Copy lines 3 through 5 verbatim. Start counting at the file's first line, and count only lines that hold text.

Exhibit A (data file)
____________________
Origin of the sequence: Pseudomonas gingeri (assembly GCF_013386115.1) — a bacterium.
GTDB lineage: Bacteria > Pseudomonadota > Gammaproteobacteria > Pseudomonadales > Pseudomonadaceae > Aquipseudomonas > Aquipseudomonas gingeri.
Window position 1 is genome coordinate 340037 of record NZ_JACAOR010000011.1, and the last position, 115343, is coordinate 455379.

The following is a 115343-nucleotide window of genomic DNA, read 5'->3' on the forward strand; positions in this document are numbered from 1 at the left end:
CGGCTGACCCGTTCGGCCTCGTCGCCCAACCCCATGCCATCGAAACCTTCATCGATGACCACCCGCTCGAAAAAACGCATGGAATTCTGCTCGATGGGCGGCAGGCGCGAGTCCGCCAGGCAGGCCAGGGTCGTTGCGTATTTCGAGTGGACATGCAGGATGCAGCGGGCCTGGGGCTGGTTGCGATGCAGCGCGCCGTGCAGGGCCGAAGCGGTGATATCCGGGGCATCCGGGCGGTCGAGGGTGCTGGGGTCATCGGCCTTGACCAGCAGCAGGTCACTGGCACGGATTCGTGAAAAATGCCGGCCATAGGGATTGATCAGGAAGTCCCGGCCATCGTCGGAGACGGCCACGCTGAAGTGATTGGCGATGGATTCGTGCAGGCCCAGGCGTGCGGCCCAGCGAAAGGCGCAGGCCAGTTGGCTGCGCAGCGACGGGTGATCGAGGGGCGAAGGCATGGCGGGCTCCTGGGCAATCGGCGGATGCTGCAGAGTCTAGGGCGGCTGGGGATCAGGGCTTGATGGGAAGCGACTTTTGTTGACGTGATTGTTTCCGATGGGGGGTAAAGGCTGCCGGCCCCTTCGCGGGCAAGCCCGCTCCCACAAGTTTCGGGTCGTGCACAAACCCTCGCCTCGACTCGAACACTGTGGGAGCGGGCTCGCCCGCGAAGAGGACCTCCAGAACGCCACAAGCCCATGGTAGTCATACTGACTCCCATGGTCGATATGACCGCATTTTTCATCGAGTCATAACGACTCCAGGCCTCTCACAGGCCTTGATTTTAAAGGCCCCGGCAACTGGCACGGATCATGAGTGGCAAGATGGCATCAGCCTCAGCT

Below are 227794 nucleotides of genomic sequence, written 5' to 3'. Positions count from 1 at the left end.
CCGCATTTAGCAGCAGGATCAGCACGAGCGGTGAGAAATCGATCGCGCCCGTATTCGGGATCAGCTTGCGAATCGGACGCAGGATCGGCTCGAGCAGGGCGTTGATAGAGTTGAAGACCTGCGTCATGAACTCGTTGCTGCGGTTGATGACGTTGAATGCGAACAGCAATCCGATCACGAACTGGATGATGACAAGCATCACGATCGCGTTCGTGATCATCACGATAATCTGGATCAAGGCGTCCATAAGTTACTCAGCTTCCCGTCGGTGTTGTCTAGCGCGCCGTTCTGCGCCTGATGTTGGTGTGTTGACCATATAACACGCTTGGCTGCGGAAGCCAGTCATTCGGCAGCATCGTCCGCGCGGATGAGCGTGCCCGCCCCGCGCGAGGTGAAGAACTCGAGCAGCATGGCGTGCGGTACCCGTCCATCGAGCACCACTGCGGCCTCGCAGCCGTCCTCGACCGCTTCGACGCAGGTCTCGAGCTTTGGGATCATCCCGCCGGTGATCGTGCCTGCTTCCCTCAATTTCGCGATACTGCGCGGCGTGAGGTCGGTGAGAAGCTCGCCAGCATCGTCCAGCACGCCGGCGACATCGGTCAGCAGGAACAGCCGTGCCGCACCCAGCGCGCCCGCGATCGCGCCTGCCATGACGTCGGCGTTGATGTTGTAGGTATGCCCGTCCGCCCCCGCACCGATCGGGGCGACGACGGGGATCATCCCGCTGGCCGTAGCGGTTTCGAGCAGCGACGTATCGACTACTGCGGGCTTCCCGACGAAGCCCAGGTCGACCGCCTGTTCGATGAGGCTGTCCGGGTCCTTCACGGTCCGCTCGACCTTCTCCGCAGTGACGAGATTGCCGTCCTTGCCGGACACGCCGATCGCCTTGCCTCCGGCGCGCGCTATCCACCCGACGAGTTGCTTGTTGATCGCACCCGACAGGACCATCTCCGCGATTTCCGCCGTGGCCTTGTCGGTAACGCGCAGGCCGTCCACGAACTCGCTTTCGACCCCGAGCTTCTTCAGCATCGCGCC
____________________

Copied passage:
Window position 1 is genome coordinate 340037 of record NZ_JACAOR010000011.1, and the last position, 115343, is coordinate 455379.

The following is a 115343-nucleotide window of genomic DNA, read 5'->3' on the forward strand; positions in this document are numbered from 1 at the left end:
CGGCTGACCCGTTCGGCCTCGTCGCCCAACCCCATGCCATCGAAACCTTCATCGATGACCACCCGCTCGAAAAAACGCATGGAATTCTGCTCGATGGGCGGCAGGCGCGAGTCCGCCAGGCAGGCCAGGGTCGTTGCGTATTTCGAGTGGACATGCAGGATGCAGCGGGCCTGGGGCTGGTTGCGATGCAGCGCGCCGTGCAGGGCCGAAGCGGTGATATCCGGGGCATCCGGGCGGTCGAGGGTGCTGGGGTCATCGGCCTTGACCAGCAGCAGGTCACTGGCACGGATTCGTGAAAAATGCCGGCCATAGGGATTGATCAGGAAGTCCCGGCCATCGTCGGAGACGGCCACGCTGAAGTGATTGGCGATGGATTCGTGCAGGCCCAGGCGTGCGGCCCAGCGAAAGGCGCAGGCCAGTTGGCTGCGCAGCGACGGGTGATCGAGGGGCGAAGGCATGGCGGGCTCCTGGGCAATCGGCGGATGCTGCAGAGTCTAGGGCGGCTGGGGATCAGGGCTTGATGGGAAGCGACTTTTGTTGACGTGATTGTTTCCGATGGGGGGTAAAGGCTGCCGGCCCCTTCGCGGGCAAGCCCGCTCCCACAAGTTTCGGGTCGTGCACAAACCCTCGCCTCGACTCGAACACTGTGGGAGCGGGCTCGCCCGCGAAGAGGACCTCCAGAACGCCACAAGCCCATGGTAGTCATACTGACTCCCATGGTCGATATGACCGCATTTTTCATCGAGTCATAACGACTCCAGGCCTCTCACAGGCCTTGATTTTAAAGGCCCCGGCAACTGGCACGGATCATGAGTGGCAAGATGGCATCAGCCTCAGCT